I'm meeting with my US Congressman Tim Walberg in two weeks. He agreed to hold a round table discussion for retailers to talk about the Marketplace Fairness Act and other topics.

(Wednesday, Aug. 21 at 8am at the Chamber office for all my local peeps reading this - please join me)

A lot of indie retailers think you need to be a big guy to have a meeting with your congressional reps. You don't. You don't have to give them money, either. You don't even have to belong to the same party. You just have to be informed, interested, willing to listen and have an opinion preferably based on facts.

Let me repeat that... You just have to be informed, interested, willing to listen and have an opinion preferably based on facts.

Gee, now that's not so hard.

Do that and you can get a meeting with your state and federal representatives. Once they get to know you, they will begin to trust you. Once they begin to trust you, they will seek you out for your opinion on matters pertaining to your business. They will give some gravitas to what you say. It starts by first forming a relationship.

Yeah, I know, it can be scary calling for a meeting with your rep. But that's a poor excuse for not making the call. Do the scary thing. Call your rep. Talk to him or her about Marketplace Fairness, about Obamacare, about roads and infrastructure, or whatever issue is on your mind.

Just be informed, interested, willing to listen and have an opinion preferably based on facts.

I am happy to say Mr. Walberg is not only in my network, he's also a customer.

-Phil Wrzesinski
www.PhilsForum.com

PS If I had to pick two, be informed and willing to listen. You can have more influence by listening than you can by talking. Try it. It works.

Saturday, August 3, 2013

Business Boot Camp This Thursday

This Thursday, August 8, 2013, I will be holding a four-hour Business Boot Camp on Marketing and Advertising.


Four hours of world-class information on Branding and how to make yours stand out in the crowd.

Four hours of deconstructing the myths of Advertising, unlearning all those things uninformed advertising sales weasels people tried to teach you.

Four hours of unveiling the mistakes that even the big boys with billion-dollar budgets make every single day.

Four hours of clarifying how ads work, why ads work, where ads work and what you should do make yours work, too.

Four hours of making your ads more memorable, powerful, and effective without spending a penny more on your budget.

Four hours of getting you to think, laugh, and maybe even cry.

Four hours to turn your advertising around and make sure it performs to its best so that you can perform to your best.


Are you in?

Call the Jackson County Chamber of Commerce at (517) 782-8221 to sign up. Cost is only $99.

-Phil Wrzesinski
www.PhilsForum.com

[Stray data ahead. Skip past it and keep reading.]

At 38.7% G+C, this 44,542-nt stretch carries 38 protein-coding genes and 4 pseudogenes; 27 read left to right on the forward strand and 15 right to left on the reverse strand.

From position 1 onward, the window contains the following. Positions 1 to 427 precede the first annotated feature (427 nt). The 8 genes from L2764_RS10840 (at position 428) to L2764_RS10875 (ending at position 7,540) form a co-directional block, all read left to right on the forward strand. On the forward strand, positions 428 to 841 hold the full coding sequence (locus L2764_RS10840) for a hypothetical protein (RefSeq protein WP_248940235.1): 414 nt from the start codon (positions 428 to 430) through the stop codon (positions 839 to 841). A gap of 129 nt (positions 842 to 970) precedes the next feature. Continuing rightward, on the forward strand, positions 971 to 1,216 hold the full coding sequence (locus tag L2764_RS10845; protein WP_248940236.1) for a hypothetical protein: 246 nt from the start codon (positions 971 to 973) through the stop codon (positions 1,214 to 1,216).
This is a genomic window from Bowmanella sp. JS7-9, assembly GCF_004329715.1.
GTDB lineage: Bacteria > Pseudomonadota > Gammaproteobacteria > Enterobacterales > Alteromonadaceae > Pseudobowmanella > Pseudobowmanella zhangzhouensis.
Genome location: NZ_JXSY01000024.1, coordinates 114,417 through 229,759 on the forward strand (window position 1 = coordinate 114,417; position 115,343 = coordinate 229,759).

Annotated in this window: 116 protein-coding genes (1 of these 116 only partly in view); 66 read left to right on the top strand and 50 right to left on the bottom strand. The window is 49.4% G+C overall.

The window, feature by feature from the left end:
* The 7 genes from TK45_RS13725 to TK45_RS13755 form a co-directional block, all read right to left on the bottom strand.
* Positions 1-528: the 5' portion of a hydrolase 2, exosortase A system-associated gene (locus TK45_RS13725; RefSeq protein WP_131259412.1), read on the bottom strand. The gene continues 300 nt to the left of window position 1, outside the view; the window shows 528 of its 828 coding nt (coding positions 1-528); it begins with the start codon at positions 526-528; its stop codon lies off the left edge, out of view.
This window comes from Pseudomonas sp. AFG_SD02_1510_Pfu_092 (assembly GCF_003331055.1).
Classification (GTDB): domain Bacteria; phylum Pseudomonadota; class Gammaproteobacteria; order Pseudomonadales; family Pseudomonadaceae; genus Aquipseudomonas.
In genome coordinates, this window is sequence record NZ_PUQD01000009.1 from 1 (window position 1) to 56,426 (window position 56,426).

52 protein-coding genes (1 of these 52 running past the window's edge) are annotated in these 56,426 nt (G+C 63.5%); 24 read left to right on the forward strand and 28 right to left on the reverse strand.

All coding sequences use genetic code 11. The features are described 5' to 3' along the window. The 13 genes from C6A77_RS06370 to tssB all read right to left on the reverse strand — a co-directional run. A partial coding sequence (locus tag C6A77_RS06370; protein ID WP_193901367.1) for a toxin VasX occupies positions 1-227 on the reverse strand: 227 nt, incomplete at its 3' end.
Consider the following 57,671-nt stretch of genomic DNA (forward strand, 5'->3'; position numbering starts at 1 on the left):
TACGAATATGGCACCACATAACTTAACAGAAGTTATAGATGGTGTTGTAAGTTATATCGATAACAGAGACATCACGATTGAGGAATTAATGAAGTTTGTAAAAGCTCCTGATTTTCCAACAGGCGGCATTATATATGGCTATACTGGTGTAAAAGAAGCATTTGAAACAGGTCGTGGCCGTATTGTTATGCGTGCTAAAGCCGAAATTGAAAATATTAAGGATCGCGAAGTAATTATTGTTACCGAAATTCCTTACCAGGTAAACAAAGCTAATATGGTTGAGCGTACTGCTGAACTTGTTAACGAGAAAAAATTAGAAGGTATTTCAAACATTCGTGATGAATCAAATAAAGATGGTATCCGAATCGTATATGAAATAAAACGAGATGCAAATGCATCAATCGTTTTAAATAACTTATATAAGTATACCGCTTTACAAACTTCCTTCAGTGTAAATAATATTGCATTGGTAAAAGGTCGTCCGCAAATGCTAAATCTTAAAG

PS Yes, you get all that for $99. It should be $2000. At that price you would think there must be something to the class. You wouldn't sign up - not in your budget - but you'd think the class was more valuable. Isn't it funny how we give value to information based on what it costs?

If it makes you feel any better, what you will learn cost me thousands of dollars to learn. Plus, I have spent hundreds of thousands of dollars testing it to know that it works. The Chamber and I are only charging a small fee because we want to see this spread.

Friday, August 2, 2013

Retail Math is Not So Scary

No one signed up for my June Business Boot Camp on Retail Math. (Well, okay, a couple people did, but not enough for the Chamber to make it a go.)

I think I know why.

Retail Math is scary. So many numbers and ratios and calculations. So much confusion over terminology. Is a credit a good thing, or is that a debit? (I still get those confused all the time.) Accountants and bankers don't seem to help. They use words like equity and depreciation and accrued this or that.

We don't like feeling dumb, so we don't like going to classes and workshops and seminars where we know next to nothing. Yet that is exactly the kind of classes and workshops and seminars we need to be attending. Especially Retail Math.

If you want to be successful and pay yourself what you're worth, you have to know the math.

Fortunately for you, I have struggled with this myself. So I attended the workshops and seminars, talked to the accountants, spent the time wrapping my head around all those 50-cent words and million dollar concepts, trying to find a way to put them into terms you and I and all the other indie retailers might understand.

I wrote them down in two simple, powerful Freebies


Both contain math. It is math you can do.
Both contain terminology. Explained in a way that will make sense to you.
Both contain ideas and thoughts on how you can use the math.

Retail Math is not so scary once you learn it.

Maybe I cannot lead you to a seminar or workshop, but I can lead you to this water. All you have to do is drink.

-Phil Wrzesinski
www.PhilsForum.com

PS For my toy store friends, I took the Financial Statements eBook a step farther. ASTRA contracted with me to write a definitive book on the Financials of an independent toy store called Financials You Can Understand (they wanted to call it Financials Made Easy, but even I knew that was stretching it a bit). The book is a combination of all the math in the two Freebies above along with an explanation of what a typical toy store's numbers would be and what to do if your numbers don't match. It isn't free, but the information is so valuable that you will quickly recover the costs of the book many times over - even if you aren't a toy retailer. My research has found that the numbers of a typical toy store are quite similar to any retail business that does most of its sales in the fourth quarter.

PPS Full disclosure: I do not get anything from the sales of that book. They already paid me to write it. You, however, will get plenty from it. The only thing scary is how much better you will understand the numbers in your business.